By Tim Craig
Washington Post Staff Writer
Sunday, September 10, 2006
Virginia Sen. George Allen joined several hundred Asian, Hispanic and black supporters in Fairfax County yesterday at a rally designed to show diversity within the Republican Party while recognizing immigrants' growing clout in state elections.
The event came as Allen, a candidate for reelection who has been dogged for weeks by charges of insensitivity to minorities, juggles a rural image that has served him well in past races with the political reality that vote-rich Northern Virginia includes swelling ethnic populations.
"It is invigorating to be here with all sorts of different, diverse backgrounds," Allen told the audience after saying "good morning" and "thank you" in several languages.
Allen was joined by Reps. Frank R. Wolf and Thomas M. Davis III, two Northern Virginia Republicans facing aggressive Democratic challengers in an area where political allegiances could be shifting.
"This is a tough year," Davis told the crowd, which included at least a dozen ethnic Republican groups. "You can read the polls. You can read the press. You can see we are all under fire. We need your help."
A Mason-Dixon poll commissioned by several newspapers across the state and scheduled for release today shows Allen leading Democratic challenger James Webb 46 to 42 percent, according to people familiar with the survey. But Webb leads Allen by 13 points in Northern Virginia, even though the Democrat is relatively unknown and won't air his first television ad until tomorrow. The poll has a margin of error of plus or minus four percentage points.
Northern Virginia has changed since Allen, a former U.S. representative and governor, last ran for office in 2000.
In Fairfax County, the state's largest jurisdiction, 27 percent of the population is foreign-born. In Loudoun County, whites made up nearly 83 percent of the population in 2000, compared with 74 percent today. The number of Hispanics in Prince William County more than doubled in the past six years, census figures show.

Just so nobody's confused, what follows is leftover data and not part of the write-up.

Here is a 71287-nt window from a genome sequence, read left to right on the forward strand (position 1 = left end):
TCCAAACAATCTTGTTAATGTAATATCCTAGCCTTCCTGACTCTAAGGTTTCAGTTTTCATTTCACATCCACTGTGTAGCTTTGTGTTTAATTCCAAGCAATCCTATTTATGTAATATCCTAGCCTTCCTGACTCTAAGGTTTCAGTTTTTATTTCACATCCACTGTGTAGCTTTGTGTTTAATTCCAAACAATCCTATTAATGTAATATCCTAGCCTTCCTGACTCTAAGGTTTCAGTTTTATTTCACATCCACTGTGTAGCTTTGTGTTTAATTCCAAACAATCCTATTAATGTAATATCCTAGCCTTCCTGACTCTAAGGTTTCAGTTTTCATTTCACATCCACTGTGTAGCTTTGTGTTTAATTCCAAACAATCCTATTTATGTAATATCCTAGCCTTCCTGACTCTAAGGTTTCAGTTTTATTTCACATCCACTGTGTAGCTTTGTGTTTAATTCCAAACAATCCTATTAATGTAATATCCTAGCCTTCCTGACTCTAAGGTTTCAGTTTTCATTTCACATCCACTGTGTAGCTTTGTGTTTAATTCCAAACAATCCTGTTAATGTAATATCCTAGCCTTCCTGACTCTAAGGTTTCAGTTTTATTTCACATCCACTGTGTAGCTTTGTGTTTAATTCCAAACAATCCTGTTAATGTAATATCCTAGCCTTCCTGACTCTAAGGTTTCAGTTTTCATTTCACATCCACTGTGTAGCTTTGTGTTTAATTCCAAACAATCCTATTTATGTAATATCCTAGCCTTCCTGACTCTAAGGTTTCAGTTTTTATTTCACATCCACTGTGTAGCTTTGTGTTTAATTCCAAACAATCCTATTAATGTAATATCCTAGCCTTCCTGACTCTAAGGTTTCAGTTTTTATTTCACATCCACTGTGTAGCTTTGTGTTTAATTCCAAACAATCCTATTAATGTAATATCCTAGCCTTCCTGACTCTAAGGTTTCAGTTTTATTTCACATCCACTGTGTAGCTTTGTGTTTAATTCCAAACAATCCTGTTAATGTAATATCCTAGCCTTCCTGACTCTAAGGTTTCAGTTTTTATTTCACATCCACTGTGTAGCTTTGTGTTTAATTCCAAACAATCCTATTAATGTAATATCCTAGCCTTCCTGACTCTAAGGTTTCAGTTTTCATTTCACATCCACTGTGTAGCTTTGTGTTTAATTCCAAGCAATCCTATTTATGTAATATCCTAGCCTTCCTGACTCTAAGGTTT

Virginia's ethnic population remains a relatively small portion of the electorate, pollsters say. And unlike African Americans, who tend to vote Democratic, immigrants in Virginia are not closely aligned with either political party, making them critical swing voters in close elections.
Allen is trying to recover from his remark last month to a young man of Indian descent. Allen called the Webb campaign aide "macaca." After nationwide criticism, Allen apologized, saying he didn't realize the word, a genus of monkey, is a slur in some cultures.
Democrats say the remark hurt Allen among non-white voters, including Korean and Indian Americans who often vote Republican in federal races.
"I think it creates a big opening," said Peter Brodnitz, Webb's pollster. "In addition to the real impact, there is a symbolic problem, which is George Allen coming across as closed-minded."
Robert E. Lang, director of Virginia Tech's Metropolitan Institute, said many first- and second-generation Americans in Northern Virginia are well-educated with high incomes, a combination increasingly receptive to Democrats.
"The way to look at Virginia now is it's like South Carolina, with the suburbs in New Jersey and Connecticut laid on top of it," Lang said. "I think it signals a new politics."